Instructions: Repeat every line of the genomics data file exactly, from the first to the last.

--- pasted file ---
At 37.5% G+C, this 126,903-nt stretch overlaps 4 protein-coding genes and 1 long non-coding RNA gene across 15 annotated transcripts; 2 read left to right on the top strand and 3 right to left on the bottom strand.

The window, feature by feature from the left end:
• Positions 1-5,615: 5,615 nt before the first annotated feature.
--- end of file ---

At 37.5% G+C, this 126,903-nt stretch overlaps 4 protein-coding genes and 1 long non-coding RNA gene across 15 annotated transcripts; 2 read left to right on the top strand and 3 right to left on the bottom strand.

The window, feature by feature from the left end:
• Positions 1-5,615: 5,615 nt before the first annotated feature.